Sixth Circuit Holds Michigan Franchise Investment Law Voids Forum Selection Clause

09 February 2022 Legal News: Distribution & Franchise Publication
Author(s): Peter Loh

The Sixth Circuit has held that a contractual forum-selection clause in a franchise agreement was unenforceable because it violated state law.

In Lakeside Surfaces, Inc. v. Cambria Company, LLC, Lakeside Surfaces, a stone countertop fabricator, entered into a franchise agreement with Cambria. Lakeside Surfaces agreed to buy stone pieces and products from Cambria, fabricate countertops from those materials, and then sell the fabricated countertops to retailers, builders, and designers. The agreement contained a choice-of-law provision and a forum-selection clause requiring that the laws of Minnesota would govern and any proceeding involving the agreement would take place in Minnesota.

Lakeside Surfaces subsequently filed suit in the Western District of Michigan, bringing claims for (1) breach of contract, (2) violations of the Michigan Franchise Investment Law (MFIL), (3) violations of the UCC, and (4) promissory estoppel. Cambria successfully moved to dismiss the case based on the agreement’s forum-selection clause. On appeal, the Sixth Circuit reversed the dismissal, holding that the forum-selection clause was unenforceable because it conflicted with the MFIL.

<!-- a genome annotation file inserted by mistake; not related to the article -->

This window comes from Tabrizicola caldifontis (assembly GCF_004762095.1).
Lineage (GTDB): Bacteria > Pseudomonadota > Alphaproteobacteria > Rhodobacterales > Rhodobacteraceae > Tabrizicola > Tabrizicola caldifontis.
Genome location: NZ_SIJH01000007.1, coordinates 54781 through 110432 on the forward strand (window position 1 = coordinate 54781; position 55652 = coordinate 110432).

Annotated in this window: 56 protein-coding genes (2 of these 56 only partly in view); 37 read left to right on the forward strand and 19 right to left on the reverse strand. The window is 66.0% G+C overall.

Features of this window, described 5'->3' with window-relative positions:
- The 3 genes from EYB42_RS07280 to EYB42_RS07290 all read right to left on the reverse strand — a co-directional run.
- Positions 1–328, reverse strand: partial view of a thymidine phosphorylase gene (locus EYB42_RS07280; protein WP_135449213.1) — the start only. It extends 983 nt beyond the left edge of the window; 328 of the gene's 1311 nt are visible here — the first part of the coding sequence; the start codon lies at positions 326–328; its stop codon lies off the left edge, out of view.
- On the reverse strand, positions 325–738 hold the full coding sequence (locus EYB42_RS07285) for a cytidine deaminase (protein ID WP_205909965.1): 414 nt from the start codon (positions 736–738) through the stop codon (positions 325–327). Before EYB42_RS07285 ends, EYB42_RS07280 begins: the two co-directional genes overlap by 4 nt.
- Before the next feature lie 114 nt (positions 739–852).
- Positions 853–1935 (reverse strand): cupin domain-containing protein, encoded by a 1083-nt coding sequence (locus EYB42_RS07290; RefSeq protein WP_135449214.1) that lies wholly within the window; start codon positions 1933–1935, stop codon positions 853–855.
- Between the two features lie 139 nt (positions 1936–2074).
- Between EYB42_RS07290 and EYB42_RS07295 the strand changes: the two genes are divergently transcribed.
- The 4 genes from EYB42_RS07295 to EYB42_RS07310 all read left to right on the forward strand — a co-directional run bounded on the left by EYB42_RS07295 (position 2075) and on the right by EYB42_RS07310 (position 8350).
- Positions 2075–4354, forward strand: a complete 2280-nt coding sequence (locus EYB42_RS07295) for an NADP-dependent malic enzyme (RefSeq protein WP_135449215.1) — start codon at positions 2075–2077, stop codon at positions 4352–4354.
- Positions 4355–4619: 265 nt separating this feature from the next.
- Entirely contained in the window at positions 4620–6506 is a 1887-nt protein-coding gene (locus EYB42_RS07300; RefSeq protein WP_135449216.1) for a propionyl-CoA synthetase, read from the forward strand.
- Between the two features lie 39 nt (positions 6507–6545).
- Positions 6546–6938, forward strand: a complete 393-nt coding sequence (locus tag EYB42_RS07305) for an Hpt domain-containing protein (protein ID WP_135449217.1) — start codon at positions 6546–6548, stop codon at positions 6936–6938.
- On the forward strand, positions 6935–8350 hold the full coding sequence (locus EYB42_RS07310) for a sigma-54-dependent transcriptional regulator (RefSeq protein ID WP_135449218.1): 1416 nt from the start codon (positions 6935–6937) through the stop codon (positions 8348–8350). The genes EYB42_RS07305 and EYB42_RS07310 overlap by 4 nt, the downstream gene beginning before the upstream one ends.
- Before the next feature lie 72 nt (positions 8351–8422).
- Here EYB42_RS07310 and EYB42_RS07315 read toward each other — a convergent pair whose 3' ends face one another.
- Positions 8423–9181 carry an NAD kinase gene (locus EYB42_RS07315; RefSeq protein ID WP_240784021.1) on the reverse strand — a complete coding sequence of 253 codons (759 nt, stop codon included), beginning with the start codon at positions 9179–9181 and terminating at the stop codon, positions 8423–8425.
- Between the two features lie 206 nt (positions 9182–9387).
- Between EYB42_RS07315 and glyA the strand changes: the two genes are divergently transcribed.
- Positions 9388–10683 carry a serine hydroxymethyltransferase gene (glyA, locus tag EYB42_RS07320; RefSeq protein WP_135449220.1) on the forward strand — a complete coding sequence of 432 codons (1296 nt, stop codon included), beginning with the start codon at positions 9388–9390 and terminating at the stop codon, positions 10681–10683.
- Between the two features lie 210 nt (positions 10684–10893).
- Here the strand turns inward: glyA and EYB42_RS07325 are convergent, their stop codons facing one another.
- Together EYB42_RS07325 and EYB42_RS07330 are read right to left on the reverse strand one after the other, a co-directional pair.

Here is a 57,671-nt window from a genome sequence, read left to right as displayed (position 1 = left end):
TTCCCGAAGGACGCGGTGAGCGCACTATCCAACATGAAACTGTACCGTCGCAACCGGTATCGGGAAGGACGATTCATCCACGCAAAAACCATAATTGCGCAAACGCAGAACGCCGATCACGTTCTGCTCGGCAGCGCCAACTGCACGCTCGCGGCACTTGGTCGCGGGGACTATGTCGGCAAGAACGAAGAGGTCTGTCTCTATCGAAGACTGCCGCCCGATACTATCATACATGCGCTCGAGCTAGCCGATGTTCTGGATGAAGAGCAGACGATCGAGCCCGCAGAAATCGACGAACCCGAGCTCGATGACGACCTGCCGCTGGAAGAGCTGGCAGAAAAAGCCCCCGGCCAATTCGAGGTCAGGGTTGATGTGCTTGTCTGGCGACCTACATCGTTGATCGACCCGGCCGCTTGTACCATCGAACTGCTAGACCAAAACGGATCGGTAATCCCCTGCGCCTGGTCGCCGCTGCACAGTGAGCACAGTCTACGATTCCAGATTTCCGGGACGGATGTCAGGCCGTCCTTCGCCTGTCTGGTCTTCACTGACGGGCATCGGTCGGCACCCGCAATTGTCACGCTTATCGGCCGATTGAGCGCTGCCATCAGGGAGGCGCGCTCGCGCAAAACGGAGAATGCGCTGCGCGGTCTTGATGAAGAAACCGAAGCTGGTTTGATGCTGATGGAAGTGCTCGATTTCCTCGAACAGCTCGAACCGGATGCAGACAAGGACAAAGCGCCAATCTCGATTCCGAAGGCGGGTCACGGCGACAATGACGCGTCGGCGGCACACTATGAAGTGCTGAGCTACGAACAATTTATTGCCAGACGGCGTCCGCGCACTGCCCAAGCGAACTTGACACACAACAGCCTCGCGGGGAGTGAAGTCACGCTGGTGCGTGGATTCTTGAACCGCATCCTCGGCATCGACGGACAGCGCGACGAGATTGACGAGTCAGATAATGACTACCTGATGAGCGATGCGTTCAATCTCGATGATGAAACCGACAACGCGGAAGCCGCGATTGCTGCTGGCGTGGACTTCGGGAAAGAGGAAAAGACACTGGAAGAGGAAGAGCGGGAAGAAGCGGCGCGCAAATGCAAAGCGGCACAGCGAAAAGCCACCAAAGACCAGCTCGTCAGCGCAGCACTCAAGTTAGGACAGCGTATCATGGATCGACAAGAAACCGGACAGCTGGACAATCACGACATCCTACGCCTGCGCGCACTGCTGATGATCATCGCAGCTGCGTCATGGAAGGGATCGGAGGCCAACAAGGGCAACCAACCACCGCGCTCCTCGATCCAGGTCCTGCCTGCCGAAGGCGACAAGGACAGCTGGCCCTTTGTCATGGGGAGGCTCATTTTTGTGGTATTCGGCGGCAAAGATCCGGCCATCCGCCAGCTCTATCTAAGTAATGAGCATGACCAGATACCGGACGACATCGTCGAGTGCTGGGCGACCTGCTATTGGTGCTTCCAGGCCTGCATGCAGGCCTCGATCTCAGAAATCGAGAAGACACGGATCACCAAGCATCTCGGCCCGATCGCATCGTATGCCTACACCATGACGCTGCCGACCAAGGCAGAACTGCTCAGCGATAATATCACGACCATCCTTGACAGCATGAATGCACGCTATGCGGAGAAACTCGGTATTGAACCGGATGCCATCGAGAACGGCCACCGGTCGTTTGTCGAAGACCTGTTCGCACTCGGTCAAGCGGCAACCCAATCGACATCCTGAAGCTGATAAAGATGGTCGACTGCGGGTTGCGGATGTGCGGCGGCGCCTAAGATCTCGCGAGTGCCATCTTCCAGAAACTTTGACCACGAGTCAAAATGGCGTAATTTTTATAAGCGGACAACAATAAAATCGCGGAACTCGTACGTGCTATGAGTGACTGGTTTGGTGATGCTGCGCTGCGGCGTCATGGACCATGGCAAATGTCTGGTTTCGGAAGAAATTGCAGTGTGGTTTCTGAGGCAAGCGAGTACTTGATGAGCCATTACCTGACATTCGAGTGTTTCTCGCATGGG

The MFIL renders void and unenforceable any provision in a franchise agreement requiring that litigation occur outside of Michigan. The MFIL applies to franchises based in Michigan or in situations where the offer or acceptance for the sale of the franchised business occurs in Michigan. The court noted that the Michigan legislature made a specific public-policy decision to alter the default presumption toward enforcing forum-selection clauses. In the narrow area of franchise agreements, the MFIL would govern, overriding any forum-selection clause requiring litigation take place outside of Michigan. Further, while the legislature specifically prohibited forum-selection clauses in franchise agreements, it declined to enact any similar prohibition of choice-of-law provisions. Thus, the parties must litigate in Michigan, but Michigan law need not always govern the dispute. Said another way, Cambria could not use the choice-of-law provision to do something the MFIL expressly prohibited (forcing a franchisee to litigate in an out-of-state forum). Additionally, the court noted that this was limited to causes of actions arising under the MFIL.

Parties to a franchise agreement should review forum-selection laws and evaluate whether a state statute might preclude its enforcement.

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